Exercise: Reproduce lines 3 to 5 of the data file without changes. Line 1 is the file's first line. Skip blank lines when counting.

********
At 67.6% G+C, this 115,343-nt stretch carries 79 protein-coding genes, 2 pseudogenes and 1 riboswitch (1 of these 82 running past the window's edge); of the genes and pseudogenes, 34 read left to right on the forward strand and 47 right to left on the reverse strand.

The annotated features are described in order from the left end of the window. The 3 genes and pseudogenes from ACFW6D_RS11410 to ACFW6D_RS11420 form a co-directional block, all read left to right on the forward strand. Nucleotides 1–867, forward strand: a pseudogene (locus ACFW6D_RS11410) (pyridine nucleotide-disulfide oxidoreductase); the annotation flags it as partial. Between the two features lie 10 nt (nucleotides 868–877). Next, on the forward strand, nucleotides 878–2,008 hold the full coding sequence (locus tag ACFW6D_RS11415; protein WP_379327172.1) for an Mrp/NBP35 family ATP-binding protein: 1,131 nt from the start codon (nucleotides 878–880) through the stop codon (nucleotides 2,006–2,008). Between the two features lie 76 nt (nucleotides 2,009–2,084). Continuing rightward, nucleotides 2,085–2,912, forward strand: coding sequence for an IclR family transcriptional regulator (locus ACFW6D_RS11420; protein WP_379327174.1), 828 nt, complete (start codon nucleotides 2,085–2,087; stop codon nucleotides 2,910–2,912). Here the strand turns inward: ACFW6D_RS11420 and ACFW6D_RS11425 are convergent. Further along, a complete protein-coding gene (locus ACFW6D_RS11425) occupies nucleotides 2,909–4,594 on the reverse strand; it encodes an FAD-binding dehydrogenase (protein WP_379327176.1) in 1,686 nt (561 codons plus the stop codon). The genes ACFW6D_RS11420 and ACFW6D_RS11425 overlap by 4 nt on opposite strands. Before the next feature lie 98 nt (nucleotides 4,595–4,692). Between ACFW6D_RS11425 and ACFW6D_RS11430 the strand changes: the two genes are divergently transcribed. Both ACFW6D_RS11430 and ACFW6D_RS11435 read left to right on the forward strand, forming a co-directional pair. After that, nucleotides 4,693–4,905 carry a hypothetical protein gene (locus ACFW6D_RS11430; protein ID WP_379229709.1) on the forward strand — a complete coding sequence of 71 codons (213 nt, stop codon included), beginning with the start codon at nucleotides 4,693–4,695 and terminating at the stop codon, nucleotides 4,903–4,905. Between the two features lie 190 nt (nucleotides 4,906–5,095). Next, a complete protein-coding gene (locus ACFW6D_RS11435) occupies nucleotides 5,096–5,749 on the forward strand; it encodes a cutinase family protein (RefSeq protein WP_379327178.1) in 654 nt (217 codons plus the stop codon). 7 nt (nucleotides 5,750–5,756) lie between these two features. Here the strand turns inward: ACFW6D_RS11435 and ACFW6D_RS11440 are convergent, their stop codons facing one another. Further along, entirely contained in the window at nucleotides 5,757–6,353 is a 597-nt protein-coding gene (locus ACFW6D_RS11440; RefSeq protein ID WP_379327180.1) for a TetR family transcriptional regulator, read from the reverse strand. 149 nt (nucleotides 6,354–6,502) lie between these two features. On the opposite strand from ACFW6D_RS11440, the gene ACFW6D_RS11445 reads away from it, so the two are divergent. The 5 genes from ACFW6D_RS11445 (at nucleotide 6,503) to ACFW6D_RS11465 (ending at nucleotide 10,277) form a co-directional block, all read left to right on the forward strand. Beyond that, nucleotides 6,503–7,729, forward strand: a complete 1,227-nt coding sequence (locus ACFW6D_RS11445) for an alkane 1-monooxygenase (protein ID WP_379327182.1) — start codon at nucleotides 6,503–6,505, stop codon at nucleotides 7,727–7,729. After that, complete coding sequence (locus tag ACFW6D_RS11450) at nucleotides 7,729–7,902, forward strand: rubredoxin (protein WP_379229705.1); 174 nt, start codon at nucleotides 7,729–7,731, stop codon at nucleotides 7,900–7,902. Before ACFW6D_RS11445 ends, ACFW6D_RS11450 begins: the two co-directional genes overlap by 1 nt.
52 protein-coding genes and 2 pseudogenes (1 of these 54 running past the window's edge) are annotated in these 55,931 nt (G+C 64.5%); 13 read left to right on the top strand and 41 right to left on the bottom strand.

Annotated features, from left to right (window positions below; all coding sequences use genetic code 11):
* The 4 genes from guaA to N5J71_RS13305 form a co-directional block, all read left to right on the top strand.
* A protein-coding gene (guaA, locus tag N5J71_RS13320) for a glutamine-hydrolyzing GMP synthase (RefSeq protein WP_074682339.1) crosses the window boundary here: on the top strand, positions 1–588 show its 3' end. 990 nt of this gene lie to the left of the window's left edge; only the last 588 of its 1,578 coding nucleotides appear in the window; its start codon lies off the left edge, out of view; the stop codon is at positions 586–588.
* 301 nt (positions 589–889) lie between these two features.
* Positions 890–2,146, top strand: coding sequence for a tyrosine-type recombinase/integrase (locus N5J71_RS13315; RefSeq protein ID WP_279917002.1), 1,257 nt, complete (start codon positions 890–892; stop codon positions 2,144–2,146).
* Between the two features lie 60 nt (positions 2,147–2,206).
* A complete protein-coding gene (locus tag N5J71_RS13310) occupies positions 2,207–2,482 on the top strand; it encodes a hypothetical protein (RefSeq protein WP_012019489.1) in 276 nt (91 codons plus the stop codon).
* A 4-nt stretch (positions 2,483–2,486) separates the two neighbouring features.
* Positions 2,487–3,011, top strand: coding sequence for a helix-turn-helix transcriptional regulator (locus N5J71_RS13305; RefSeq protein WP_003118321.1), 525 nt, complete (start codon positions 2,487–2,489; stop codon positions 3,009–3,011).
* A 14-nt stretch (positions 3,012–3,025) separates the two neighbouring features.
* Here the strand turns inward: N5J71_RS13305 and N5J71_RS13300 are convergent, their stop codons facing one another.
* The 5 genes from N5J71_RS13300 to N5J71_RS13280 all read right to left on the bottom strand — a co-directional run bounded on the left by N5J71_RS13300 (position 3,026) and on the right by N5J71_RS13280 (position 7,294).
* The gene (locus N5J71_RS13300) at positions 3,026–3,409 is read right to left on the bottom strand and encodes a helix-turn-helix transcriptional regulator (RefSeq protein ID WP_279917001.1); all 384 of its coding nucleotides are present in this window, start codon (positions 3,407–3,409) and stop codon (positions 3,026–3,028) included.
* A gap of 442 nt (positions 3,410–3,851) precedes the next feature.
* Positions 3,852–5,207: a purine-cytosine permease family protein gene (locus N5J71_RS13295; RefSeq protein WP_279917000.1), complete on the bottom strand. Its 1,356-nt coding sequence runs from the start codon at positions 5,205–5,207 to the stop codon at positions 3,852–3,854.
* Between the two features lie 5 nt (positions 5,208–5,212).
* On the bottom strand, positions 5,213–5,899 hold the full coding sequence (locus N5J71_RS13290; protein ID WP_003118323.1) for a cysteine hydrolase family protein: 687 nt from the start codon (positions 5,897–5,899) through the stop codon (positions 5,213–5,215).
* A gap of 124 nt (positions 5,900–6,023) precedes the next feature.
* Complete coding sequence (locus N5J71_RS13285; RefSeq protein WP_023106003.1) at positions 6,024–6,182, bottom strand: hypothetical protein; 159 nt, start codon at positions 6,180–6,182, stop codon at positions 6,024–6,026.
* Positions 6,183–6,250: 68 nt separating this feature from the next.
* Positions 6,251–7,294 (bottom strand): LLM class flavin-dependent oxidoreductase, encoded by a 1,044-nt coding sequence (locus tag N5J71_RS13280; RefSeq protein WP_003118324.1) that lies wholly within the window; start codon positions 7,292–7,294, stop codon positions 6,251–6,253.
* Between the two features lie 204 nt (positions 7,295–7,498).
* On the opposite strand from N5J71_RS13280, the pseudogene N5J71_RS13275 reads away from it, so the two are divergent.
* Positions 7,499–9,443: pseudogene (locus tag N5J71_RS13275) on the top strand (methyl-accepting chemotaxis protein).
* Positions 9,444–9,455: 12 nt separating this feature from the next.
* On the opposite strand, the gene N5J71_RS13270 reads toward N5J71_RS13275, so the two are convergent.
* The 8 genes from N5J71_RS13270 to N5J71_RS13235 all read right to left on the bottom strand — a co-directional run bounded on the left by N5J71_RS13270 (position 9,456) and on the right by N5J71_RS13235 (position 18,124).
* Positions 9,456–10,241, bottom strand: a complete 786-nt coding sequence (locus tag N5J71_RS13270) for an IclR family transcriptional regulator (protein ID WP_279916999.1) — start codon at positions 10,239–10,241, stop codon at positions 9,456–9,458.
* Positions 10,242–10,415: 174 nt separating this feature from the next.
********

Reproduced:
52 protein-coding genes and 2 pseudogenes (1 of these 54 running past the window's edge) are annotated in these 55,931 nt (G+C 64.5%); 13 read left to right on the top strand and 41 right to left on the bottom strand.

Annotated features, from left to right (window positions below; all coding sequences use genetic code 11):
* The 4 genes from guaA to N5J71_RS13305 form a co-directional block, all read left to right on the top strand.